Young Pioneer Tours

De-mining in Cambodia – Prey Veng becomes second province declared mine free

In the ongoing efforts towards de-mining in Cambodia, Prey Veng has become the second province in the country after Kep to be declared “mine free”. For context there are 25 provinces in Cambodia.

To read about our Dark Tourism tour click here.

Why are there so many mines in Cambodia?

Cambodia was in an almost constant state of war from its independence until the final days of the Khmer Rouge in 1998.

To read about there last Khmer Rouge state click here. but of course there is a lot more to the story than this. After independence the government of King Sihanouk tried to stay neutral, but was eventually not only drawn into the Vietnam War, but perversely into the arms of many communist countries, such as China and North Korea.

The friendship with North Korea and its leader Kim Il-Sung was particularly intense with Sihanouk describing him as his closest family after the death of his mother. He also not only had a villa in Pyongyang, but was also protected right up until his death by a team of North Korean bodyguards.

To read bout their friendship click here.

These friendships and the apparent lean to the left eventually led to Sihanouk being overthrown in 1970, from where he threw his lot in with the Khmer Rouge. This support buoyed the Khmer Rouge ranks and would not only lead to their eventual victory, but also carpet bombing of the whole country from US forces.

Therefore when we talk about de-mining, in facts mines are just part of it and actually it is unexploded ordinance and munitions that have plagued the country since. 

The Killing Fields and the western supported civil war

The Khmer Rouge were of course to be victorious, with Sihanouk again briefly becoming head of state, but of course what was to follow was one of the most perverse and devastating episodes in human history. 

We know it as the Killing Fields, but what caused it was a perverse theory called the Super Great Leap Forward, whereby everyone from the cities was sent to the countryside. not in some agrarian socialist experiment, but to reap a bumper harvest over 4 years that could be sold at great profit with the money being used to industrialise the country. Quite bold capitalistic thinking from the communist group.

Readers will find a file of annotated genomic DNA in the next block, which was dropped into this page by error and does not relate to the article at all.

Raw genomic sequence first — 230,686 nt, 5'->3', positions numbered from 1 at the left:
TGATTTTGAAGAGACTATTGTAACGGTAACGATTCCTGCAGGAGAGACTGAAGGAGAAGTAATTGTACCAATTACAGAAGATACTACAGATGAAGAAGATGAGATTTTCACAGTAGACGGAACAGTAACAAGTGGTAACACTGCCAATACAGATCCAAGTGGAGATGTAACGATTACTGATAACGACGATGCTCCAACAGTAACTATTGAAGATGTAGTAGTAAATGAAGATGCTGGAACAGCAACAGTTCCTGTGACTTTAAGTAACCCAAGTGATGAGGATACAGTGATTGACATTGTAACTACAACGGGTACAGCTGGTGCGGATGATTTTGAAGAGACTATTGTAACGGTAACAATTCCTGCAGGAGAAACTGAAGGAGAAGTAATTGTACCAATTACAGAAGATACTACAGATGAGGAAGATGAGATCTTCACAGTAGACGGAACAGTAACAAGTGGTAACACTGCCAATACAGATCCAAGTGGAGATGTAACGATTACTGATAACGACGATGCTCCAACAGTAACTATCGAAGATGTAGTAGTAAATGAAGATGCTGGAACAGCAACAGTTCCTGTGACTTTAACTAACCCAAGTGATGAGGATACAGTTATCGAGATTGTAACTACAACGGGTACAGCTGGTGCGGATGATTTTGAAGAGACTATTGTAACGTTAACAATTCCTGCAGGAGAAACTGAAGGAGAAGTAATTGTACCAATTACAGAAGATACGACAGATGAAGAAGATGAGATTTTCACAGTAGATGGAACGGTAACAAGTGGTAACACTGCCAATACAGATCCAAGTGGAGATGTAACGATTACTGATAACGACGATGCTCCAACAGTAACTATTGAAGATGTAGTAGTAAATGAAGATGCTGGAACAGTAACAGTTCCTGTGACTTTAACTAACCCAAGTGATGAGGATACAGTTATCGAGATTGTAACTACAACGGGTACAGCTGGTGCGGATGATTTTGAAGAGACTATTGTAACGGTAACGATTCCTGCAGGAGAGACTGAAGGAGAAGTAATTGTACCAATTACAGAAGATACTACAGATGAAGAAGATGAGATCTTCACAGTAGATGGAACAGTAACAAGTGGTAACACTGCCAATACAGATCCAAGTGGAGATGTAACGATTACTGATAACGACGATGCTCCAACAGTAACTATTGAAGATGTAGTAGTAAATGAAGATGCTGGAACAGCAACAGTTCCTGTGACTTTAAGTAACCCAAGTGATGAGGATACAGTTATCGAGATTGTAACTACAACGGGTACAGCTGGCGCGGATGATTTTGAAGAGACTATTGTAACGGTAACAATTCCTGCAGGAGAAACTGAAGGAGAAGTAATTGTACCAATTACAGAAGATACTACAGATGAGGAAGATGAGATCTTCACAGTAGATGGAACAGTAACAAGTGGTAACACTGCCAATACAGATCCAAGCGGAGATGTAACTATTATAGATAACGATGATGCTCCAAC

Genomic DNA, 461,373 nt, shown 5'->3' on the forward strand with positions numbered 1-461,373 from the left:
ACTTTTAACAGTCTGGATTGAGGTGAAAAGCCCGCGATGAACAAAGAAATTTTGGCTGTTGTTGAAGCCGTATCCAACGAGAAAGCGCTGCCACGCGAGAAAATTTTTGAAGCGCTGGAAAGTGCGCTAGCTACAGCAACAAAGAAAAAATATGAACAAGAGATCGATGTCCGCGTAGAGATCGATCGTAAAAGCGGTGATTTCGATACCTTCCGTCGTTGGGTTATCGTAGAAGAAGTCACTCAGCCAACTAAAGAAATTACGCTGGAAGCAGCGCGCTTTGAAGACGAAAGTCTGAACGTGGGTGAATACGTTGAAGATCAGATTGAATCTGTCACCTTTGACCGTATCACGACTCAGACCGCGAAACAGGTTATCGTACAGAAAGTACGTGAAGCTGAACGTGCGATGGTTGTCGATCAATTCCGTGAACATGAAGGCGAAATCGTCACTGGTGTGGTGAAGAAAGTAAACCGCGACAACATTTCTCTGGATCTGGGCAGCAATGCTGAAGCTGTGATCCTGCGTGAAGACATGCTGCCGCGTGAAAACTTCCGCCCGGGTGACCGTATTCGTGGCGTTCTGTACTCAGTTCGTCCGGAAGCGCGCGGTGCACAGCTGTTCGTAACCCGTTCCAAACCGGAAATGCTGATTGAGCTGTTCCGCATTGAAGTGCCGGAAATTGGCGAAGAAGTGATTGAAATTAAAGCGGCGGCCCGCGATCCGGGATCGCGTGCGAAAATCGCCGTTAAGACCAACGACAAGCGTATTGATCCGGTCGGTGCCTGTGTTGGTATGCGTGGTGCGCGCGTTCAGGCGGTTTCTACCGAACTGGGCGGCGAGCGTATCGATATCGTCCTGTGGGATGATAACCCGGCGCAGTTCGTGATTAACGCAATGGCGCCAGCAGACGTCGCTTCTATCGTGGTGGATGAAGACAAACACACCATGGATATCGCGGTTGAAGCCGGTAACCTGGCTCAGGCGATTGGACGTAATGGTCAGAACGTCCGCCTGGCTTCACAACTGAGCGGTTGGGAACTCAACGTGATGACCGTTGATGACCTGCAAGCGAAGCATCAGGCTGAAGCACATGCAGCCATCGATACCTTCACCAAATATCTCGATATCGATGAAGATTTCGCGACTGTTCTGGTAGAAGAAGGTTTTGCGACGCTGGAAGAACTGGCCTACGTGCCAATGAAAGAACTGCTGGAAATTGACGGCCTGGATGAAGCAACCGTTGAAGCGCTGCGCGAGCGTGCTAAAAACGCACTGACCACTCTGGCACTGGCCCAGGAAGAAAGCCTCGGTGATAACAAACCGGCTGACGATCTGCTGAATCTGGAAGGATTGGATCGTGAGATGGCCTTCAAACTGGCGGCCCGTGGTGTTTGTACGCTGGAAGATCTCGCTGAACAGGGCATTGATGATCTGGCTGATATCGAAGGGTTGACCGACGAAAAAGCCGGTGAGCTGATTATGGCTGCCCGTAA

To read about the Super Great Leap Forward click here.

Of course this was complete failure and was coupled with paranoia in the regime against Vietnamese people, starvation and the eventual death of perhaps 1/3 of the population. It was though the fear of the Vietnamese that led to numerous minefields being laid, something that would continue even after the liberation of the country form by the Vietnamese.

Again after liberation things would again take a turn for the weird, with the west now backing the Khmer Rouge as the “legitimate” government of the country, which would lead to more mines being placed and a civil war that would rage until pace was finally achieved to some degree in 1993. 

The Khmer Rouge though were to not only continue fighting, but also form their own rump state, something that would not be quashed until another brief Cambodian cicil war, the death of Pol Pot and the win-win policy.

To read about the death of Pol Pot click here.

The win-win policy while still controversial was a policy of allowing Khmer Rouge soldiers to defect and then carry on with life as normal, so long as they had not committed any serious crimes. 

You can read about the win-win policy here.

The affects of de-mining 

According to H.E. Ly Touch Senior Minister & First Vice President, Cambodian Mine Action & Victim Assistance Authority de-mining has been a policy of the Cambodian government for the last 30 years, and this is very evident in the statistics.

In 1996 there were over 4500 casualties related to mines and unexploded ordinance, a number reduced to just 65  in 2020. It is though still a major government policy, with the ambitious plan being to be mine and ordinance free by 2025. The government plan for de-mining in Cambodia will thus move to other affected provinces, with the most mined, such as Along Veng – the last stronghold of the Khmer Rouge probably coming nearer the end. 

To read the Along Veng Guide click here.

De-mining in Cambodia – Prey Veng becomes second province declared mine-free

During a ceremony arranged by the Cambodian government and attended by various dignitaries such as the Prey Veng governor, ambassadors, members of the business community and of course journalists guests were given a look at the last de-mined area, as well as some of the ordinance removed. 

As expected much of the ordinance included Soviet and American made weapons, with the US not only being the main bombers of Cambodia, but also a principal supplier of weapons to the Khmer Rouge in the civil war of the 1980’s.

To read about if America supported the Khmer Rouge click here.

As well as this ad demonstration of the equipment used for de-mining in Cambodia was shown, followed by a ceremony at Prey Veng City Hall, where not only the de-mining staff were awarded, but also the American Chamber of Commerce, commonly known as AmCham who had donated $10,000 towards the project.

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